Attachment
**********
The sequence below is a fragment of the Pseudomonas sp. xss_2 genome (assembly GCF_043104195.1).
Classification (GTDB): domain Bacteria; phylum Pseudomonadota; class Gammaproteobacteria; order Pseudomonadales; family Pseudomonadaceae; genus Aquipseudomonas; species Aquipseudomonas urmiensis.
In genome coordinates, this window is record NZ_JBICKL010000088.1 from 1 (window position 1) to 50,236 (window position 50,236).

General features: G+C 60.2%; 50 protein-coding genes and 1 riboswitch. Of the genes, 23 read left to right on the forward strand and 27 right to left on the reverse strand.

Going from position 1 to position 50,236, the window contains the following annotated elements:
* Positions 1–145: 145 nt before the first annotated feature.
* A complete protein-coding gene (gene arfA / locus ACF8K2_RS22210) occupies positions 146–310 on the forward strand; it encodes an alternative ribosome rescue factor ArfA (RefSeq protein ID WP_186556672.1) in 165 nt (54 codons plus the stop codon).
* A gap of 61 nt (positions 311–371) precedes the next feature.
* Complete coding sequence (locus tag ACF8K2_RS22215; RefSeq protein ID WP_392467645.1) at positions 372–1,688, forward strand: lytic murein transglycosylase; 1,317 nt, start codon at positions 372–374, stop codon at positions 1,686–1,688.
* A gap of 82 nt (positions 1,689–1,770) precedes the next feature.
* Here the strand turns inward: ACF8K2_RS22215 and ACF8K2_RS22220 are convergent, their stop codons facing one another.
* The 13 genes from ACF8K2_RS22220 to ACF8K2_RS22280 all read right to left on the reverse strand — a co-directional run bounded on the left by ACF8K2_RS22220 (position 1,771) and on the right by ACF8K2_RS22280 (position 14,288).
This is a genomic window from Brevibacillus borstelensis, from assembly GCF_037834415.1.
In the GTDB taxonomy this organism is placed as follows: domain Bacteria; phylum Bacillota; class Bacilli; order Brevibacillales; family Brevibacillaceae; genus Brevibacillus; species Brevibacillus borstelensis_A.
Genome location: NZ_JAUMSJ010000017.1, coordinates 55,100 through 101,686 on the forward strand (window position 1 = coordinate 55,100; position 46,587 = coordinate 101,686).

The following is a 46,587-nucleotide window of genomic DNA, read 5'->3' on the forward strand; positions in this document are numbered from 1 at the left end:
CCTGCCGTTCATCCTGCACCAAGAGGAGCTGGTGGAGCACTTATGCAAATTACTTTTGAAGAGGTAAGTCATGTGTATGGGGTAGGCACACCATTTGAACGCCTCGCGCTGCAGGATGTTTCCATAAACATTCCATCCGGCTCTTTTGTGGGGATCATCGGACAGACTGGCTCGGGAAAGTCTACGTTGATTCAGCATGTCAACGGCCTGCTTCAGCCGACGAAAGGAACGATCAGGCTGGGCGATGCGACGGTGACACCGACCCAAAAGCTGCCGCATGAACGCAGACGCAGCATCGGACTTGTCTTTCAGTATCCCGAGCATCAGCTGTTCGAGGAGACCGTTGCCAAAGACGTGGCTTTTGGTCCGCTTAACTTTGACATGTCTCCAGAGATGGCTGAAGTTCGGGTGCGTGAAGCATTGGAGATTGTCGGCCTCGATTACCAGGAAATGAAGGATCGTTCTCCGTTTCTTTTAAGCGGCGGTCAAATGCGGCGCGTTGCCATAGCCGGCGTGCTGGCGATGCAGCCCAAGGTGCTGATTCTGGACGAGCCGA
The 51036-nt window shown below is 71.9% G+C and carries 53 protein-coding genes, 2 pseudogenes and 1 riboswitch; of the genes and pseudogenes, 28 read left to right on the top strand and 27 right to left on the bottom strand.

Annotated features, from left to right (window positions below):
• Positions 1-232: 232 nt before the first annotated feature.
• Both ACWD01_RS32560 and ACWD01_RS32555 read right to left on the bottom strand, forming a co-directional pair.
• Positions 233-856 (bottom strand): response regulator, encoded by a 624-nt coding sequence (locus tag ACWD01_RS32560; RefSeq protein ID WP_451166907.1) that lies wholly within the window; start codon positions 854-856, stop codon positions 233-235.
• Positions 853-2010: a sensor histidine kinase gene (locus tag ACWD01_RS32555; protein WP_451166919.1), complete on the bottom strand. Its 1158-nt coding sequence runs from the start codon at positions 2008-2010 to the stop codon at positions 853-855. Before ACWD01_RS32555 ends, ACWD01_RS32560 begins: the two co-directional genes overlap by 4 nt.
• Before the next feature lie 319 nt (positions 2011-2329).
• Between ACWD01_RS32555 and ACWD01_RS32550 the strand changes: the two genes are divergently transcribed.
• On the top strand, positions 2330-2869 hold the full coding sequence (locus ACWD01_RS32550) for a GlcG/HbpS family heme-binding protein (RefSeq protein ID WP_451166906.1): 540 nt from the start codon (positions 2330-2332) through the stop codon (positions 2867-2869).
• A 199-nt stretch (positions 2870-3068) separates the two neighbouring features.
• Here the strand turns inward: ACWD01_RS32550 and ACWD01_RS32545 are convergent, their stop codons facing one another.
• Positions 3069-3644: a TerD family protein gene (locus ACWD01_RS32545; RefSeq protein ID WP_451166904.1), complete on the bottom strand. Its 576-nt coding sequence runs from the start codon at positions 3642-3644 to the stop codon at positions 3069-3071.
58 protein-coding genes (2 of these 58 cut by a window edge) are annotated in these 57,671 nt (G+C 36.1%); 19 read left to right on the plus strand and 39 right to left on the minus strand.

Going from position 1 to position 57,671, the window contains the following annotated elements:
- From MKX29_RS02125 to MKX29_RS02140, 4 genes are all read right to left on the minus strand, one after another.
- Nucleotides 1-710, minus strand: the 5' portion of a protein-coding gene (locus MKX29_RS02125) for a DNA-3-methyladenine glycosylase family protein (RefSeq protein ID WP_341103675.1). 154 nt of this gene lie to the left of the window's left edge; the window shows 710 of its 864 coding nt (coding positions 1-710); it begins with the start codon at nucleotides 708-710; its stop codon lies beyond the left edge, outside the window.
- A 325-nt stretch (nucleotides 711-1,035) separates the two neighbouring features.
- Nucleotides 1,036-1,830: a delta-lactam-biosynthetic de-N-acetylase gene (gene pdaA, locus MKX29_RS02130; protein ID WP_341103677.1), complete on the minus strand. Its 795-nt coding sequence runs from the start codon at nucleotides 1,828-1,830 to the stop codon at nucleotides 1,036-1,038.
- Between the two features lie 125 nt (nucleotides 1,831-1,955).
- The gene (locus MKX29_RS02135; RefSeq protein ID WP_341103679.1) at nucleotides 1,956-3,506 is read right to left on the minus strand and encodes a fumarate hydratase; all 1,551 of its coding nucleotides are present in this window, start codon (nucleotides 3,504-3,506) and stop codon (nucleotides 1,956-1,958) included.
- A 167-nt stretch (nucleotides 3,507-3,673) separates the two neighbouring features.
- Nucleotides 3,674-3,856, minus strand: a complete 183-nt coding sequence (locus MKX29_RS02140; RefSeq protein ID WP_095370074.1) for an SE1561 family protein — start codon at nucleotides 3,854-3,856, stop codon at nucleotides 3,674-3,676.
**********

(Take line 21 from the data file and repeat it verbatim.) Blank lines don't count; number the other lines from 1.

• Both ACWD01_RS32560 and ACWD01_RS32555 read right to left on the bottom strand, forming a co-directional pair.